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Color Doesn't Matter
“The colors don’t matter!” I screamed at Sonja, as we tried to complete our art assessment together. I never liked it when we were put into pairs, especially when it was somebody who you never seemed to agree with.
“Color always matters Bronte, look at the color chart!” Sonja shouted in reply. “Don’t you know that you cannot mix certain colors, you can’t just go on joking around like always.”
I often found Sonja’s approach to tasks like this inappropriate and unreliable, especially when we would always end up screaming at one another in complete frustration.
Our art assessment was due within two weeks and we had very little time to paint our frustrated masterpiece together. It was something neither of us wanted to do, but knew it was compulsory. The thought of coming to art class and knowing that I had to work in a controlled adult-like manner with her irritated me to my very core.
We often worked together in silence, painting side by side, sloshing down our thoughts and feelings in the colors that Sonja had specifically chosen. Our art piece was about expressionism and portrayed how we felt, although I was using Sonja’s chosen colors and I felt as though it was more her artwork than it was my own.
“How dare you paint onto my side of the canvas”, wailed Sonja in a livid tone.
“If it is a joint art assignment, why have you designated us different sides? They should both mingle with one another!” I snarled back at her through my gritted teeth.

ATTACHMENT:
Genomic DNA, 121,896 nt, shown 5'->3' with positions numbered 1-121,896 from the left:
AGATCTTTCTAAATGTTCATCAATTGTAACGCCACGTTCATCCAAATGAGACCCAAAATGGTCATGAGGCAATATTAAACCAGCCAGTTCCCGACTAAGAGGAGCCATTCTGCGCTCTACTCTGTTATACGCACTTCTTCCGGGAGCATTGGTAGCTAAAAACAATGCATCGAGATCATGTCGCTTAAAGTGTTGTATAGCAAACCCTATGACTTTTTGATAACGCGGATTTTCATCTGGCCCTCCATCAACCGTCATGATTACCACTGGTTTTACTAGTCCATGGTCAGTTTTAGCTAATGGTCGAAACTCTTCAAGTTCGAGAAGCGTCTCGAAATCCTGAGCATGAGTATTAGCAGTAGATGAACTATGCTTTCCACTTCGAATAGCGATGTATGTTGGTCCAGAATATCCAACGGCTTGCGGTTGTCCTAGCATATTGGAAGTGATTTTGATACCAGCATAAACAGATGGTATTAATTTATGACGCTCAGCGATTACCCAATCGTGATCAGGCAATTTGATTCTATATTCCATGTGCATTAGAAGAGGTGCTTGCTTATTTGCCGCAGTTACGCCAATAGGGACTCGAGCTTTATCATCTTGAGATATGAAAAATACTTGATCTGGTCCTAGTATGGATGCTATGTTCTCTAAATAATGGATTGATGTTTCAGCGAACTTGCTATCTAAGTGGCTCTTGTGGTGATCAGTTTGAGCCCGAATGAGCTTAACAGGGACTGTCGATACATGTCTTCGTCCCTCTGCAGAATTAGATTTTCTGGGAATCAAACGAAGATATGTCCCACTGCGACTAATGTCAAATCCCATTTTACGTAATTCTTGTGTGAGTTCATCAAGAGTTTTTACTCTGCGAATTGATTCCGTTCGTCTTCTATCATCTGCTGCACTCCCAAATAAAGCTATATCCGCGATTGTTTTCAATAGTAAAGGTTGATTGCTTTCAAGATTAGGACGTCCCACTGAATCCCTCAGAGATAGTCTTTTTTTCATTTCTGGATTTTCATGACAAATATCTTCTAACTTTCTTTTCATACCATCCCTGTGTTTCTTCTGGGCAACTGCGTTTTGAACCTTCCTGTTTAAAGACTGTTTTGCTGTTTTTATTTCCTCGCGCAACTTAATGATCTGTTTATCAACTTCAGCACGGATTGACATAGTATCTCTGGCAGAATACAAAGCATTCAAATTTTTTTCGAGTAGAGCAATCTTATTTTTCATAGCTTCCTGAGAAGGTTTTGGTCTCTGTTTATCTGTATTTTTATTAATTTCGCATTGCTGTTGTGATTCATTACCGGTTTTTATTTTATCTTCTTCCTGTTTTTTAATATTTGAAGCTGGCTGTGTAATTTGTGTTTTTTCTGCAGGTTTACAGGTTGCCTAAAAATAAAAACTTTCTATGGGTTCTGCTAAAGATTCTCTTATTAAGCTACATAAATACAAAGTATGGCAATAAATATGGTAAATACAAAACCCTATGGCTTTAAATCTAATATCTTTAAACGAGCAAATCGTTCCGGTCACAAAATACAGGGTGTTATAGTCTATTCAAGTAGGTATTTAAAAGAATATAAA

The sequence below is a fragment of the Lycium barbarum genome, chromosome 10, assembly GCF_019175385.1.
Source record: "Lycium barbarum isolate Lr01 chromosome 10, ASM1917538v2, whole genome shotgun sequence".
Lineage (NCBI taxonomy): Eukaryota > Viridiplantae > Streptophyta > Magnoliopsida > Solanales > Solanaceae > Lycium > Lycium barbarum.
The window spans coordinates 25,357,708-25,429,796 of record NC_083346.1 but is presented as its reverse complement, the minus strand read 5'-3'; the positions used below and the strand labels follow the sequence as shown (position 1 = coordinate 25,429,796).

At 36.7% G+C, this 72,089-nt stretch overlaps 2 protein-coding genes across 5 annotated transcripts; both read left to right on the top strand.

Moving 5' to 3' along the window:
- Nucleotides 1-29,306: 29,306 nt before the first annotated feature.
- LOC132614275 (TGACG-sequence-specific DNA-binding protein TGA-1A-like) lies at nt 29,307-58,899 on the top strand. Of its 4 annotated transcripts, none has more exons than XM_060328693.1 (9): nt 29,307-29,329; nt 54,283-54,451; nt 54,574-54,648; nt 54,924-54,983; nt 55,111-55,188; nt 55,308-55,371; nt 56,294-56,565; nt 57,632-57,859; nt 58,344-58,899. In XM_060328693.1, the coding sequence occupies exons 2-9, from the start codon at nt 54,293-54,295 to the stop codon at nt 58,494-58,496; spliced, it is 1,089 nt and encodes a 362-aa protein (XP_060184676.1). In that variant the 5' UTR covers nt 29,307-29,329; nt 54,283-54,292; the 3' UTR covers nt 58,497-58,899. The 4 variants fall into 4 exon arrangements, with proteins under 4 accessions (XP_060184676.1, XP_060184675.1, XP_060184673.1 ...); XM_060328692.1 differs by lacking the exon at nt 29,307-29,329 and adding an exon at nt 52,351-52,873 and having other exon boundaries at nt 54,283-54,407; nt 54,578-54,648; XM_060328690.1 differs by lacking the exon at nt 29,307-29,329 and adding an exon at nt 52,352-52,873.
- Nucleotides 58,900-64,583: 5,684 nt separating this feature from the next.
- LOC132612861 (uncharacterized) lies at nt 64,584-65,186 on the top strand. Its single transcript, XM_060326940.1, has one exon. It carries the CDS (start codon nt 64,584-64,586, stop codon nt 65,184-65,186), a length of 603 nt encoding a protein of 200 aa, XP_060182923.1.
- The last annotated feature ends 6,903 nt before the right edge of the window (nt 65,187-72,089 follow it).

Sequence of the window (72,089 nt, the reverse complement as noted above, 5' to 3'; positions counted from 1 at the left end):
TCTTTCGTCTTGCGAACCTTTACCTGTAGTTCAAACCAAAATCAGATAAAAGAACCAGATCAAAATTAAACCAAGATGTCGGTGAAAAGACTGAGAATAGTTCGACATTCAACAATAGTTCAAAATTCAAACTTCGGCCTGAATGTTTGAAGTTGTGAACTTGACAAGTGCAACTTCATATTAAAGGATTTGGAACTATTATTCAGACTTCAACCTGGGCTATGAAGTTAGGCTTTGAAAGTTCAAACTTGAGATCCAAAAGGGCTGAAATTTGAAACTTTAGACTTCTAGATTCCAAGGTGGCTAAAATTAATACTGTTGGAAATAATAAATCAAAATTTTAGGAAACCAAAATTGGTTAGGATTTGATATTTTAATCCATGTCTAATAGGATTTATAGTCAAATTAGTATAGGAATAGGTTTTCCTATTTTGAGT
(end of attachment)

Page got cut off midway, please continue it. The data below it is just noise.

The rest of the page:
She completely ignored what I said, turned around and continued with her art making. In my opinion, I just wanted to ruin the whole thing, take charge and throw her out of the way. I wanted to mix the colors and not give a damn about the clashing colors and the God forsaken color chart.
It was a couple more days until we had to present our canvases to the entire school. I knew that what I was about to do would probably get me into a lot of trouble and I would regret it for the rest of my schooling years. Quite frankly I did not care if I was just about to brutally destroy the work and effort that Sonja had put into our art assignment, but it was worth it.
I went into the art room after school and made sure nobody was there. I took out all of the art equipment I needed, including the paints that I wanted for the art piece. Rather than planning it out, I just put random colors all over my hands and rubbed it all over the entire pre-existing painting. Vibrant blues, yellows, greens, reds and oranges enveloped the canvas. I then topped it off with black and white paint, swirled around on top of the other colors. I then stood back from the artwork and then I knew it was truly finished. I later left the art room and waited for presentation day.
The whole school sat in their seats as I watched them from the stage. Patiently and silently, Sonja and I walked up to our canvas to reveal it to the school. We both took off the black cloth that was hiding our masterpiece. I smiled and proudly directed the crowd’s attention to our canvas. Sonja was well and truly baffled at this stage.
“What have you done?” She looked at me as if she were about to cry.
“What I have done? I have just made a masterpiece, without your help.” I replied to her grinning, making sure the audience did not hear our conversation.
I stepped forward and started my speech on the art piece. I explained to everybody how it represented multiculturalism and how races were free to mix. In art class, we should not need to use a color chart and use corresponding colors with one another. We should unite them and make sure they are seen as one. My message to the audience was: “If we want to make people of different races belong, we start with art, by mixing the colors. Soon, people will understand and get the message. Then we will all feel a sense of belonging.”